Currently reading "Red or Dead", David Peace's latest book. It's not a crime novel, but his style is there! I'm not into football at all, but it's a compelling read.
Just finished Ghosts by Jim Butcher The Dresden Files and now onto Cold Days. I love this series, but his grammar and spelling are devolving, which is very disappointing. He needs to edit and he needs his editor to damned well edit. It's starting to make me cringe. Still LOVE the series though.
Tell Me, Pretty Maiden by Rhys Bowen. A bit of a slump round pg. 56 or so but I pushed on and it's picking up. Enjoy.
I've been on a bit of a Karin Slaughter binge. I'm becoming quite attached to Will, Sara, Lena etc, but I've been reading out of sequence and so feels a bit disjointed in terms of the characters and how they're linked.
Had a break from them and read Merry Christmas Alex Cross. These stories are becoming quite predictable and sort of...lazy? JP must be able to rattle off an Alex Cross book in no time at all. Finished it in 2 evenings.
Back to some more Slaughter tonight :)
Halfway in a very interesting book: Resurrectionist by James McGee. The author writes extremely well (a rarity in historical novels). This one is not for the squeamish. Grave robbers, madmen, dissectionists, murderers, crucifixions all play out in the lower depths of 18th c. London. But as I said: it's very well written and holds one's interest.
Just finished Butcher's Moon by Richard Stark, aka Donald Westlake. He's a great writer and I enjoyed most of the book. Parker, his series protagonist, takes on the mob to rescue his partner. Unfortunately, for me anyway, a cast of thousands arrived at the end and I didn't care about any of them. It ended predictably, with lots of dead bodies. Might try another based on the slick writing. Has anyone else read this book?
The fifth in Peter May's China thrillers, "The Runner".
This guy can REALLY write.
Royal Blood by Rhys Bowen. A good one.
I asked for and received Five Days at Memorial for Christmas. The story of what happened at Memorial Medical Center in New Orleans after Katrina reads like a thriller. Riveting. What happens to the 250 patients in a hospital 8 stories high when the electricity goes out? No elevators. No A/C. Temperatures hover around 100 degrees. The levees break and floodwaters surround the hospital. The generators fail. Pleas for help to evacuate the patients are largely ignored. Armed gangs loot two nearby drugstores.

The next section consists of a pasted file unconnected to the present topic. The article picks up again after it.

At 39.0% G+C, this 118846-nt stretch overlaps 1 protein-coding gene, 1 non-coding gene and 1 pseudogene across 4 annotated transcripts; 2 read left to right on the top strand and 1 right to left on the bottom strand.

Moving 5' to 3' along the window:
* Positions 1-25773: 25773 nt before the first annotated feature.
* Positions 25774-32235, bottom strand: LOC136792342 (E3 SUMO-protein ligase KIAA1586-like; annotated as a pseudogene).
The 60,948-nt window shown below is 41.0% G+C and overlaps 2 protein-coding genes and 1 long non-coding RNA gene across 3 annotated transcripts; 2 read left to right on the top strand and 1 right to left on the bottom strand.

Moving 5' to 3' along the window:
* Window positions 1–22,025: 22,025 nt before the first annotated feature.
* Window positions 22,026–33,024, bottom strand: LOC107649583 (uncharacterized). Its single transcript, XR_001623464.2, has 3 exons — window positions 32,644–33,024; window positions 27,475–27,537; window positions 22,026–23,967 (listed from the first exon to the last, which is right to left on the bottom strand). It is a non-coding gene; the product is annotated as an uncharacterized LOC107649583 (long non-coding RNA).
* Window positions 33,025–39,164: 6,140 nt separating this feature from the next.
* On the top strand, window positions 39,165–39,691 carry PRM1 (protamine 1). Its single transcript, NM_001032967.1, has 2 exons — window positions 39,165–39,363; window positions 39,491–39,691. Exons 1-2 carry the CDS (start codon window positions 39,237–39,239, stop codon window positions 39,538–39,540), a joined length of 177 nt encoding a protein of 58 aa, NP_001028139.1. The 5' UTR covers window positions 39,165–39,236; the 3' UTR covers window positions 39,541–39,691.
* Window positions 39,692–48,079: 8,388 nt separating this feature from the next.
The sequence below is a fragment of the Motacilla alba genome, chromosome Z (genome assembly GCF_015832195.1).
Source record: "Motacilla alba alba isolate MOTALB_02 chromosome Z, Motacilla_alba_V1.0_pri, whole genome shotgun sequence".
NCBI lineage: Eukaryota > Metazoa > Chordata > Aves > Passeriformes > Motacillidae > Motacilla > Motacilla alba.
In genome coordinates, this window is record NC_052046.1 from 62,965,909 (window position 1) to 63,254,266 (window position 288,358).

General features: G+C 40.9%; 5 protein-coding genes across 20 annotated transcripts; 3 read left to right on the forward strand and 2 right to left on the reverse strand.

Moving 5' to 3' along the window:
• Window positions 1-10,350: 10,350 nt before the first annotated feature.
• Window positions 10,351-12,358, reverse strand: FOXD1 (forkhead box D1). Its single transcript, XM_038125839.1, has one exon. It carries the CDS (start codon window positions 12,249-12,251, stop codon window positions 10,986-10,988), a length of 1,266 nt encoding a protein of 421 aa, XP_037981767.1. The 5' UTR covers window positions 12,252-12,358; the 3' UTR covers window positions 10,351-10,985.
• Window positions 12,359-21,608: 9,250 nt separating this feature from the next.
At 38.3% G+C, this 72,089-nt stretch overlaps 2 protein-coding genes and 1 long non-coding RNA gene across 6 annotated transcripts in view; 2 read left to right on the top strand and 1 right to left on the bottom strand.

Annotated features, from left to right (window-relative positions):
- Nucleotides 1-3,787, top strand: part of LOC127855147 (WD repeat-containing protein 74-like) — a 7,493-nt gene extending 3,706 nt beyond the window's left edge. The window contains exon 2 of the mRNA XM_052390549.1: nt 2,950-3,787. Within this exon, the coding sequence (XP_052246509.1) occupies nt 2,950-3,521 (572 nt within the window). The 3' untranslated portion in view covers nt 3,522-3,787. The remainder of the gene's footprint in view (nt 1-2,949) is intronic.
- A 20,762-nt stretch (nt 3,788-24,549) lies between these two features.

Many patients died, some of drug overdoses. Then came the lawsuits.I confess to having more than a passing interest in the story. I lived in New Orleans for 9 years and visited that hospital and doctors offices many times.
The author, Sheri Fink, has a medical degree and has won a Pulitzer Prize for her articles. See more here
Since it's the holidays, I wanted fun reads. Two days ago I finished Ben Rehder's 'Holy Moly.' It's the last book in the series at this point, but the books are hilarious. I've read every one up to this point.
The other book that I'm nearly done with I got at a used book store....on a whim. Better than I thought it would be. It's a keeper. Written by Geoffrey Norman. The title is 'Sweetwater Ranch.'
Just put aside (tossed) two highly praised Scandinavian novels, one by Lene Klaaberbol and Agnete Friis: DEATH OF A nIGHTINGALE; the other by jens Lapidus: NEVER FUCK UP. I daresay the title on the second guaranteed instant reader interest.
The first book is about the suffering of immigrant women and children in Sweden, the theme a repeat of THE BOY IN THE SUITCASE, their previous book. Sorry, but I don't believe it and I'm tired of agenda books directed at female audiences.
The second appears to be hard-boiled crime tracing the path of a young criminal to disaster. I don't need this either. I don't care about young criminals.
As far as I'm concerned, the new Scandinavian novels are overrated because of previous bestsellers.
Finished Royal Blood now on Naughty In Nice. Both books by Rhys Bowen.